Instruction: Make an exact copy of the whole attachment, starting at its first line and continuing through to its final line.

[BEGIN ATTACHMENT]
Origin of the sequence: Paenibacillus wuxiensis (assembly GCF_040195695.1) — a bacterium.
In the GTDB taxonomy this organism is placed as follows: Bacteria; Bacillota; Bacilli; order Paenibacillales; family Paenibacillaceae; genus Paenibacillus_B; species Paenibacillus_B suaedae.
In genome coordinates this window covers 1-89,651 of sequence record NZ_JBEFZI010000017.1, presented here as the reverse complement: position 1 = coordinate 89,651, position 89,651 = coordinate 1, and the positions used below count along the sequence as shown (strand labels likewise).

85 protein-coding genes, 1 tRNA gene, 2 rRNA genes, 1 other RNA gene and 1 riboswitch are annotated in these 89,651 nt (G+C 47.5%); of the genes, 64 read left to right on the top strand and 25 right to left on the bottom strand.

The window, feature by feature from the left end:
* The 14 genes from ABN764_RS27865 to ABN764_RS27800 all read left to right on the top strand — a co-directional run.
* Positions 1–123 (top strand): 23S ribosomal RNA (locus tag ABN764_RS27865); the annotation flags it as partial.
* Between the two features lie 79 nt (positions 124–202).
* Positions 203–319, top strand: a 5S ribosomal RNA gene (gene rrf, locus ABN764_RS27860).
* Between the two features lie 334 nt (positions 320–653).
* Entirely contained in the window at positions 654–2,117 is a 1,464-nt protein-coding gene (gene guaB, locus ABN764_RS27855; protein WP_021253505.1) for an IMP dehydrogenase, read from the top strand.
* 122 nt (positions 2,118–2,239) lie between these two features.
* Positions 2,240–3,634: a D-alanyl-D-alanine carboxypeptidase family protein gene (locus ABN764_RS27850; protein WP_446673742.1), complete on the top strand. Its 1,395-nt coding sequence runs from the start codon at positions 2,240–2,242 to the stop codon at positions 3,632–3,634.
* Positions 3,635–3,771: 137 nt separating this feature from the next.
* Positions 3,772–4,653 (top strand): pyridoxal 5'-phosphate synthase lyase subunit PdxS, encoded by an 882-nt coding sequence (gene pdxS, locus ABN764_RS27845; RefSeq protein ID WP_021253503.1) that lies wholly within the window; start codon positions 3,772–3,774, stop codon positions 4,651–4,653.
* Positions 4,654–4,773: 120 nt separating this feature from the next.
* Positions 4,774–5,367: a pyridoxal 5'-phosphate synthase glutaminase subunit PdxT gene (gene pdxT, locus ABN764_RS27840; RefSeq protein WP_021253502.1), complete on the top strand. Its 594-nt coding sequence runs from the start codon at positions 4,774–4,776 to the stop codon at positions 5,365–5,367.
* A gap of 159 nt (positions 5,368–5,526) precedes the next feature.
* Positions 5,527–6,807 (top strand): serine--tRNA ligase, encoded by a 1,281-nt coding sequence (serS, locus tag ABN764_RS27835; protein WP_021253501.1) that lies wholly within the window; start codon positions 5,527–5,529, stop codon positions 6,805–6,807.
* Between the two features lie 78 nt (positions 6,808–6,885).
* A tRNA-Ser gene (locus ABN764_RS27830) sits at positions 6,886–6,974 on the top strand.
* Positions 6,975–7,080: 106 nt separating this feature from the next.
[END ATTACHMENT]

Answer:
Origin of the sequence: Paenibacillus wuxiensis (assembly GCF_040195695.1) — a bacterium.
In the GTDB taxonomy this organism is placed as follows: Bacteria; Bacillota; Bacilli; order Paenibacillales; family Paenibacillaceae; genus Paenibacillus_B; species Paenibacillus_B suaedae.
In genome coordinates this window covers 1-89,651 of sequence record NZ_JBEFZI010000017.1, presented here as the reverse complement: position 1 = coordinate 89,651, position 89,651 = coordinate 1, and the positions used below count along the sequence as shown (strand labels likewise).

85 protein-coding genes, 1 tRNA gene, 2 rRNA genes, 1 other RNA gene and 1 riboswitch are annotated in these 89,651 nt (G+C 47.5%); of the genes, 64 read left to right on the top strand and 25 right to left on the bottom strand.

The window, feature by feature from the left end:
* The 14 genes from ABN764_RS27865 to ABN764_RS27800 all read left to right on the top strand — a co-directional run.
* Positions 1–123 (top strand): 23S ribosomal RNA (locus tag ABN764_RS27865); the annotation flags it as partial.
* Between the two features lie 79 nt (positions 124–202).
* Positions 203–319, top strand: a 5S ribosomal RNA gene (gene rrf, locus ABN764_RS27860).
* Between the two features lie 334 nt (positions 320–653).
* Entirely contained in the window at positions 654–2,117 is a 1,464-nt protein-coding gene (gene guaB, locus ABN764_RS27855; protein WP_021253505.1) for an IMP dehydrogenase, read from the top strand.
* 122 nt (positions 2,118–2,239) lie between these two features.
* Positions 2,240–3,634: a D-alanyl-D-alanine carboxypeptidase family protein gene (locus ABN764_RS27850; protein WP_446673742.1), complete on the top strand. Its 1,395-nt coding sequence runs from the start codon at positions 2,240–2,242 to the stop codon at positions 3,632–3,634.
* Positions 3,635–3,771: 137 nt separating this feature from the next.
* Positions 3,772–4,653 (top strand): pyridoxal 5'-phosphate synthase lyase subunit PdxS, encoded by an 882-nt coding sequence (gene pdxS, locus ABN764_RS27845; RefSeq protein ID WP_021253503.1) that lies wholly within the window; start codon positions 3,772–3,774, stop codon positions 4,651–4,653.
* Positions 4,654–4,773: 120 nt separating this feature from the next.
* Positions 4,774–5,367: a pyridoxal 5'-phosphate synthase glutaminase subunit PdxT gene (gene pdxT, locus ABN764_RS27840; RefSeq protein WP_021253502.1), complete on the top strand. Its 594-nt coding sequence runs from the start codon at positions 4,774–4,776 to the stop codon at positions 5,365–5,367.
* A gap of 159 nt (positions 5,368–5,526) precedes the next feature.
* Positions 5,527–6,807 (top strand): serine--tRNA ligase, encoded by a 1,281-nt coding sequence (serS, locus tag ABN764_RS27835; protein WP_021253501.1) that lies wholly within the window; start codon positions 5,527–5,529, stop codon positions 6,805–6,807.
* Between the two features lie 78 nt (positions 6,808–6,885).
* A tRNA-Ser gene (locus ABN764_RS27830) sits at positions 6,886–6,974 on the top strand.
* Positions 6,975–7,080: 106 nt separating this feature from the next.